Spaniard Antonio Enzan Olios followed the ‘most beautiful sound in the world’ and found it in the Japanese Shakuhachi flute

The first time Spaniard Antonio Enzan Olios heard the Japanese Shakuhachi bamboo flute was in the opening notes of a non-verbal documentary film, Baraka. “I remember thinking to myself then, ‘that’s the most beautiful sound in the world’, but I didn’t know what it was,” he says. A year later, he heard the same instrument at a friend’s home on a CD, explored further and discovered it was the shakuhachi. In 2001, he quit his job as a graphic designer, travelled to Australia and later Japan to learn the flute, and has since toured the world playing the shakuhachi.

In Kochi for a concert and demonstration at Springr Studios in Mattancherry, and at Snehabhavan in Palluruthy, Antonio says the shakuhachi draws its history from the Chinese Xiao bamboo flute which entered Japan in the sixth century. It has since modified into its current form that takes its name from its structure — shaku, which measures a foot in Japanese, and hachi, which stands for eight. The standard shakuhachi is thus a foot and eight inches long, while the bass shakuhachi is 2 feet and 4 inches.

Soothing notes

Musically, the shakuhachi has a beautiful husky tone that lends itself to quick and sharp notes as well as lengthy, calming ones. These textures reflected in Antonio’s Springr concert that opened with the ‘Hon Shirabe’, a traditional piece that dates to the shakuhachi’s role in Zen meditation. “In the medieval period, the shakuhachi was used in Japan by Zen monks as a method of prayer. Their music was called ‘Honkyoku’,” says Antonio. His second piece, ‘Ajikan’, which means “seeing the essence of things”, also came from the Honkyoku, and had moments so soft and low, you could barely hear them, juxtaposed by loud, trumpet-like blows.

In 1868, the Meiji Government in Japan banned Zen monks on suspicion of spying and hence the shakuhachi disappeared from the public sphere for years. It returned, as a non-spiritual instrument and developed a new musical vocabulary. “The shakuhachi is unique because it has both its traditional repertoire as well as contemporary musicians writing for it. One of the differences between the two is that the former doesn’t use the tongue to draw out sounds, while the latter does,” says Antonio.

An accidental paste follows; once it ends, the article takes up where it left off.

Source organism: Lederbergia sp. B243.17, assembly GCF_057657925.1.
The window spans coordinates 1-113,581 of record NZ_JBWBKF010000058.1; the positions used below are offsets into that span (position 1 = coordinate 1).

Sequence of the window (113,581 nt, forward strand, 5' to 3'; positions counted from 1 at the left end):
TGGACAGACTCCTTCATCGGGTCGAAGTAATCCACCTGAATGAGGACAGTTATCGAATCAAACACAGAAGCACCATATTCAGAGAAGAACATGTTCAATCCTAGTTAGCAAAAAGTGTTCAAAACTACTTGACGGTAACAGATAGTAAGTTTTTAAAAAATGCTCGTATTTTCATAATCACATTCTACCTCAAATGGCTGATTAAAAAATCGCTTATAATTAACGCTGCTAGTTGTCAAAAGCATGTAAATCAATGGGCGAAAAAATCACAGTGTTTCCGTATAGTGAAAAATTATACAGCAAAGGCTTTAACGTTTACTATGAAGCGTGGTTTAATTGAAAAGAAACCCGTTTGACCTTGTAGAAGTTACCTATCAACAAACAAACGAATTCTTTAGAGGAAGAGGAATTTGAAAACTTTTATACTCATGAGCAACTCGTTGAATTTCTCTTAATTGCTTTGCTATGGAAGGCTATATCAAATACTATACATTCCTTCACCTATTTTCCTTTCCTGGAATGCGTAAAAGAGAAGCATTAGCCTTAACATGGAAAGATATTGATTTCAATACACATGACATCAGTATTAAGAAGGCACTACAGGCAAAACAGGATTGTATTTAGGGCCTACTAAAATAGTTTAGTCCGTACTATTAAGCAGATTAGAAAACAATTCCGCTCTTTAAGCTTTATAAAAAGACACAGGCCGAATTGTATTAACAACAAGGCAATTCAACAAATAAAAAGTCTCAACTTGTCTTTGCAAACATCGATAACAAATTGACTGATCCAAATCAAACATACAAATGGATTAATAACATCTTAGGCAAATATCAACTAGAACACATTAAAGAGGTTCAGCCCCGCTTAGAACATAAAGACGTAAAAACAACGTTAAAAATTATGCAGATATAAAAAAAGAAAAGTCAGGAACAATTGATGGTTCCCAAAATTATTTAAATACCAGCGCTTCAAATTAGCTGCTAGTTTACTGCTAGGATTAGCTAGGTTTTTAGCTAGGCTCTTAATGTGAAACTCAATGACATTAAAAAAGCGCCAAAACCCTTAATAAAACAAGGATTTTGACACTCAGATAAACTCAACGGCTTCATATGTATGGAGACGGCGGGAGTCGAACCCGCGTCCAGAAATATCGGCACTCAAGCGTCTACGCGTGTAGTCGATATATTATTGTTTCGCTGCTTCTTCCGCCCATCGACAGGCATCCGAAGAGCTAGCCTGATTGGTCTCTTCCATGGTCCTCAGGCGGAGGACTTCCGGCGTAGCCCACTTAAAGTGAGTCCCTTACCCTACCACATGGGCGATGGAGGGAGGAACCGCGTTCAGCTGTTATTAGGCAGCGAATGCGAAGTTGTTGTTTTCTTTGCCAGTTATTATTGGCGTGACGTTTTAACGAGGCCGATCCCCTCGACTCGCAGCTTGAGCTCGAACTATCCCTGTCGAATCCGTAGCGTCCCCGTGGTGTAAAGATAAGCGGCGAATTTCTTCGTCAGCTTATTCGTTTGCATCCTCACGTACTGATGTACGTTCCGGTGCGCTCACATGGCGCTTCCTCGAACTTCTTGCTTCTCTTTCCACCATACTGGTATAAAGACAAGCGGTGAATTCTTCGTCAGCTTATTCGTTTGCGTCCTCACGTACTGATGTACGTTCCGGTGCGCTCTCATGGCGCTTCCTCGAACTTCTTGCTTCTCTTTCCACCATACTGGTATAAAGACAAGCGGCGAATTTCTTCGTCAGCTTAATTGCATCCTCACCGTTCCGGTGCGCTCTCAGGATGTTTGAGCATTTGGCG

His third piece, ‘Kan Otsu’, which jumps between the flute’s two octaves, was written by shakuhachi exponent Yamamoto Hoza, who passed away just last month. The instrument has also spoken of Japan’s modern history; ‘Kata Ashi Toriino Eizo’, for instance was inspired by Hiroshima’s experience of the atom bomb. “At temple entrances in Japan, there’s usually a gate named ‘torii’ with two pillars and an arch. The bomb had left only one pillar standing at one such temple. This song was written as an experience of that horror, as well as a prayer for peace.”

Antonio also brings his Spanish roots to the shakuhachi. He’s adapted Spanish music from the 11th and 13th centuries, besides free-style flamenco compositions. Traditionally, shakuhachi music is notated in the Japanese Katakana alphabet, and Antonio writes his Spanish pieces too in this calligraphic script. “These contemporary compositions allow for much improvisation in the playing,” he adds. The concert closed with the ‘Shikyokyu’, a bamboo poem set to music by Katsutoshi Nagasawa, a modern Japanese composer of classical music for traditional instruments. Under swaying bulbs, bathed in gentle light, Antonio played the hypnotic notes of the Shikyoku — a Spaniard bringing Japanese living a little closer to Indian lives.